THE OLD GUYS
Nineteen aught four. That's when the Australian and Canadian Opens were first played—12 years before the first PGA Championship and 30 before the Masters. Jack Nicklaus routinely called the Aussie Open the fifth major on his many trips Down Under. But he said in his 1969 autobiography, The Greatest Game of All: My Life in Golf, with Herbert Warren Wind: "In conversations with friends I referred to the Australian Open as a major championship, but they knew and I knew I was kidding myself. Being the national championship of a golf-minded country, the Australian Open was a most estimable tournament to be won but simply wasn't a major championship except in the eyes of Australians. Of course, the men who won it prized it highly."
• As for the Canadian Open, Lee Trevino, who sandwiched his win in 1971 between U.S. and British Open victories, a feat christened the Triple Crown: "The Canadian Open is one of the world's oldest championships, and I rate it among the top four in the world."
• Nicklaus played in the Canadian every year from 1974 through '89, 27 times overall, although he never won. After he built Glen Abbey outside Toronto, the club became the tournament's permanent home in '77, yet the championship morphed into just another PGA Tour stop. When the FedEx Cup was launched in 2007, the Canadian Open suffered the indignity of being scheduled the week after the British Open. Dave Perkins in the Toronto Star: "Now, virtually every reference to [title sponsor] RBC rebuilding the tournament carries a line like 'attempting to restore the Open to its former glory when it was widely considered the fifth major.' I think it's one of those self-fulfilling media prophecies. We keep repeating it as if it were true, therefore it must have been true."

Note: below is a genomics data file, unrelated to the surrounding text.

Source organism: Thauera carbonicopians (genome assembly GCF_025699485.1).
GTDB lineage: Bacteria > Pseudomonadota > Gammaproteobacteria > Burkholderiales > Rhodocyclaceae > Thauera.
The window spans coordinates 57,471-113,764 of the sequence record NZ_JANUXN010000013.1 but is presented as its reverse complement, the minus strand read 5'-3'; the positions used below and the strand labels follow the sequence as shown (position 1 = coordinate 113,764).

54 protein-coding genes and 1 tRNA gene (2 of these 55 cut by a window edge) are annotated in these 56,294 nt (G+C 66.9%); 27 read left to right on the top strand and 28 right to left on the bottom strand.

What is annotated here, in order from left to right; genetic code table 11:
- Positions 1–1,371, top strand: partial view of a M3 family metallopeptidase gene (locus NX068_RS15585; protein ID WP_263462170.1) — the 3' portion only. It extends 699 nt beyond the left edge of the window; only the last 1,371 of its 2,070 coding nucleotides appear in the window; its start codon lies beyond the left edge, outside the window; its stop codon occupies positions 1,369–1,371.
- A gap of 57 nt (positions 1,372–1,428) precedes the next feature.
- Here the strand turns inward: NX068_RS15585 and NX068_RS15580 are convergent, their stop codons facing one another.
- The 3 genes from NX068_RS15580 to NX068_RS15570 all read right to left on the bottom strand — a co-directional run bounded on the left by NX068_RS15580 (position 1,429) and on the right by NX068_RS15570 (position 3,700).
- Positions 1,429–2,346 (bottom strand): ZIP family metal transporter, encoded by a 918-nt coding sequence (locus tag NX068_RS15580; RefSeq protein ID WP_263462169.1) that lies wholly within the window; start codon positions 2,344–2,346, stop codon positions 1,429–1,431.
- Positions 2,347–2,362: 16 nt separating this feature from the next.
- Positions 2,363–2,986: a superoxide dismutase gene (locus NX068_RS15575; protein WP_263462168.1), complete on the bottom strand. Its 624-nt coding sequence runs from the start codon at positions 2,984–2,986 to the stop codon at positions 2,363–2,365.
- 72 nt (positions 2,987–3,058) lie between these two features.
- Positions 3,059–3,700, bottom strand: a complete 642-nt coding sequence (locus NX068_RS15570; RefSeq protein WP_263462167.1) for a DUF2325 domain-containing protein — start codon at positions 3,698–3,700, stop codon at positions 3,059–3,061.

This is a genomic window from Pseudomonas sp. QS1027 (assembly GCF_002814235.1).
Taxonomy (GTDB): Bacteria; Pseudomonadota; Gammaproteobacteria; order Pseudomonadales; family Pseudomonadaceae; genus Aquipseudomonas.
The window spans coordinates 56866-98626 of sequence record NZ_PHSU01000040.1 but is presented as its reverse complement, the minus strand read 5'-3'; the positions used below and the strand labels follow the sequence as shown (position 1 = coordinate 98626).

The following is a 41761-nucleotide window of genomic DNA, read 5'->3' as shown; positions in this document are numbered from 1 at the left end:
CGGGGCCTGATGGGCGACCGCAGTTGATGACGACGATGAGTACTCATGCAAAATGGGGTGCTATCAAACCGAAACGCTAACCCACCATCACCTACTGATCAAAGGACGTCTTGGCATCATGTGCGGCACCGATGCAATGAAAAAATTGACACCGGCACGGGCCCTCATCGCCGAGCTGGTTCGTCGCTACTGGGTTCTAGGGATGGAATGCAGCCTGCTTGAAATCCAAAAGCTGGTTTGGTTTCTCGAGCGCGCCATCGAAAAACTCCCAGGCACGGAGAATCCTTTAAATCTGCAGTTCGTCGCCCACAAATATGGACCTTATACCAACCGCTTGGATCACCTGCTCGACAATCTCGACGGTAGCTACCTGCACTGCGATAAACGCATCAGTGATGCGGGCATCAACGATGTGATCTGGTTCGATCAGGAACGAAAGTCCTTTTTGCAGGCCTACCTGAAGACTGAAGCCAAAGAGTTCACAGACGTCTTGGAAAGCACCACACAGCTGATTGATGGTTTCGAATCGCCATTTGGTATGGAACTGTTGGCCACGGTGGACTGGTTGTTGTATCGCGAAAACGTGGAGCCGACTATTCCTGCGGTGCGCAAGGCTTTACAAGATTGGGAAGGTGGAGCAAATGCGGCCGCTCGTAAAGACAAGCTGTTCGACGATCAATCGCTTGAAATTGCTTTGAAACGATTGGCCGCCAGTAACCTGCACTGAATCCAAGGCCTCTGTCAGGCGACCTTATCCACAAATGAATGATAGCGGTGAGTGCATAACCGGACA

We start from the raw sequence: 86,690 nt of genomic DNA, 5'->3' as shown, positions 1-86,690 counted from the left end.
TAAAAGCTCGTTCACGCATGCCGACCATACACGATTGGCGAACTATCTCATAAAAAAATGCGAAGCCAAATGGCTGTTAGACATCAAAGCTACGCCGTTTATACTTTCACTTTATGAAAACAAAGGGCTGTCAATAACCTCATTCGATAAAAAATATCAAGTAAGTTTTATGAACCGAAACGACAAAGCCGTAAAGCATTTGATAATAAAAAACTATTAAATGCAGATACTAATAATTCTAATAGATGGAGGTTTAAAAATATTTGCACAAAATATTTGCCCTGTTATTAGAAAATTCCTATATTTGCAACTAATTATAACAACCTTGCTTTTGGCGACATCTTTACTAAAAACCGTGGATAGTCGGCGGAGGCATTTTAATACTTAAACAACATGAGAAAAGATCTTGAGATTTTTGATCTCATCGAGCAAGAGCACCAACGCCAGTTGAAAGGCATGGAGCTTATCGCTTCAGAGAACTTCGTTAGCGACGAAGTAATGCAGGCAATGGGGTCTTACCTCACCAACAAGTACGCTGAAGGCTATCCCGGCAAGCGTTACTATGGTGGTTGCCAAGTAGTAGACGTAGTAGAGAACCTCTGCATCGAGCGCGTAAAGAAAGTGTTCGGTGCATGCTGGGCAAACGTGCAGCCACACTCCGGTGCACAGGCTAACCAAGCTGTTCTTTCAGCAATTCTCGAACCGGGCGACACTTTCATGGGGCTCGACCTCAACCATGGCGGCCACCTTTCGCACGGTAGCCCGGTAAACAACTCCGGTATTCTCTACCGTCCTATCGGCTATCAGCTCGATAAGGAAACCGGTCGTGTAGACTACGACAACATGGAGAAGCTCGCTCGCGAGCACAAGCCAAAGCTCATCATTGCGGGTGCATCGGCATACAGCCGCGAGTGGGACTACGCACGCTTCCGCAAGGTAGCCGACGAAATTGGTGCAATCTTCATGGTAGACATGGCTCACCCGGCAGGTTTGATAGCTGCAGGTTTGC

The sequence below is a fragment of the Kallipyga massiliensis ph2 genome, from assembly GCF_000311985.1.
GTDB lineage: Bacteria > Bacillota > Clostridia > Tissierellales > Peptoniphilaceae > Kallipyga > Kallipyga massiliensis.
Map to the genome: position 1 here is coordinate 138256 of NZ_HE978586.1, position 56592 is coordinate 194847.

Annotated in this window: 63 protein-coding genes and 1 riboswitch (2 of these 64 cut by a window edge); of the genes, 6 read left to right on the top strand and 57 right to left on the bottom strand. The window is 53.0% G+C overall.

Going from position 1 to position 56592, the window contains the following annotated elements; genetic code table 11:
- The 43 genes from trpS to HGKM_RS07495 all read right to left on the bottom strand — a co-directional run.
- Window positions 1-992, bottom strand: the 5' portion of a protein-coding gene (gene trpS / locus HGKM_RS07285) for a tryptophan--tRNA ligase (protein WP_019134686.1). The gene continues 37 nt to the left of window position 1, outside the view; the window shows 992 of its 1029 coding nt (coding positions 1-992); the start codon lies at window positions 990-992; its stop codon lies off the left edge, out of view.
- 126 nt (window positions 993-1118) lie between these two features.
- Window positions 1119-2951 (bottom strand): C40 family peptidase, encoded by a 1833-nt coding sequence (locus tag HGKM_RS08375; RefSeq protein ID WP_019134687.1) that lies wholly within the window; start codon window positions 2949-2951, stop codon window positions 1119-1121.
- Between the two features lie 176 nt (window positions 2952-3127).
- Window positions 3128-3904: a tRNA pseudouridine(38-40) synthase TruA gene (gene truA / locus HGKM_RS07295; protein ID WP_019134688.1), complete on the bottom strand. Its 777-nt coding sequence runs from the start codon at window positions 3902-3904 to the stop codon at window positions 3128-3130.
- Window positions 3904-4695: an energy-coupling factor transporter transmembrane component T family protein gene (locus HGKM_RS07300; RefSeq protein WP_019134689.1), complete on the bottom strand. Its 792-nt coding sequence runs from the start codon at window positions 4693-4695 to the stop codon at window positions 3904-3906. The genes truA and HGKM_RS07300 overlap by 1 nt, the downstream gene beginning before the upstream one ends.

In 1976, when Nicklaus founded the Memorial Tournament near his hometown of Columbus, Ohio, everyone assumed the Memorial would be his version of the Masters, although Jack never said he intended his tournament to someday become a major. Others said it for him.
• The Columbus Dispatch in '81: "When he was asked the oft-asked question, What do you think about the Memorial's chances of one day being a major, Mark Hayes flatly predicted, 'One day I think it will be bigger than Augusta.'"
• Three years later the Dispatch quoted '80 Memorial champ David Graham: "Nicklaus is a legend who has surpassed Bobby Jones and probably everyone else. One of these years he's going to retire. The only place players and fans will be able to see Jack will be Muirfield Village during the Memorial. Shades of Augusta National. You think that won't make the Memorial a major?"
The Memorial might have made it if it hadn't been run over by the Players, which debuted in 1974. The event didn't really take off until 1982, when it was first played on the Stadium course. The instant Jerry Pate won the inaugural, pushed Tour commissioner Deane Beman and course designer Pete Dye into the water next to the 18th green and dived in after them, the Memorial fell to second in the fifth major standings.